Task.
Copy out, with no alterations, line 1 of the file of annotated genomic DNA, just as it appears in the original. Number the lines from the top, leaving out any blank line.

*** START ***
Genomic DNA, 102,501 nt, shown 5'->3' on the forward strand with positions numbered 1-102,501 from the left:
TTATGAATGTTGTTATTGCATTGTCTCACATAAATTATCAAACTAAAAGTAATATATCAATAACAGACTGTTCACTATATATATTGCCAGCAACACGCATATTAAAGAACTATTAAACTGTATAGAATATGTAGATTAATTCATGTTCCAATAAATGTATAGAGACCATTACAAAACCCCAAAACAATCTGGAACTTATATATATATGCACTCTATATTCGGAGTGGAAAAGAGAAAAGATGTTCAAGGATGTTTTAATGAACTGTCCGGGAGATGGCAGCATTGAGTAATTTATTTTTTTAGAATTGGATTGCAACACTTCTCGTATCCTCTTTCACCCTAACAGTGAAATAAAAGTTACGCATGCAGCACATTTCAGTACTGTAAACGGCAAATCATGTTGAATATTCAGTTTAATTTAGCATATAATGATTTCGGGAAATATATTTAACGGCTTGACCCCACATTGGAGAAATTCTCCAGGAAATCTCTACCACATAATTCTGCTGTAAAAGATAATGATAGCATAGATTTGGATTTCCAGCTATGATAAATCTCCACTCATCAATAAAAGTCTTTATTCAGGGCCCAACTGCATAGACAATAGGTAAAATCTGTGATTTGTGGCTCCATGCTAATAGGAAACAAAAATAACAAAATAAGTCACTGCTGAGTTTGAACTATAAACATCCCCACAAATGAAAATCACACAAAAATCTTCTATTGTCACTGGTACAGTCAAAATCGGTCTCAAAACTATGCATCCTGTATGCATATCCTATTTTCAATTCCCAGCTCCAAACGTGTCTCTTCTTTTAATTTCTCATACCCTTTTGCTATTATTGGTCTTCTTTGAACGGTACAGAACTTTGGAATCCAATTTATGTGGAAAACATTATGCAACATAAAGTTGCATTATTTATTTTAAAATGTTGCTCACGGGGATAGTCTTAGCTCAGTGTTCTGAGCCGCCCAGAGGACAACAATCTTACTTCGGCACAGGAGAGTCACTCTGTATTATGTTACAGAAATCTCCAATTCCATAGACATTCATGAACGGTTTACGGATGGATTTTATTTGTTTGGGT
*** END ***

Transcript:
Genomic DNA, 102,501 nt, shown 5'->3' on the forward strand with positions numbered 1-102,501 from the left: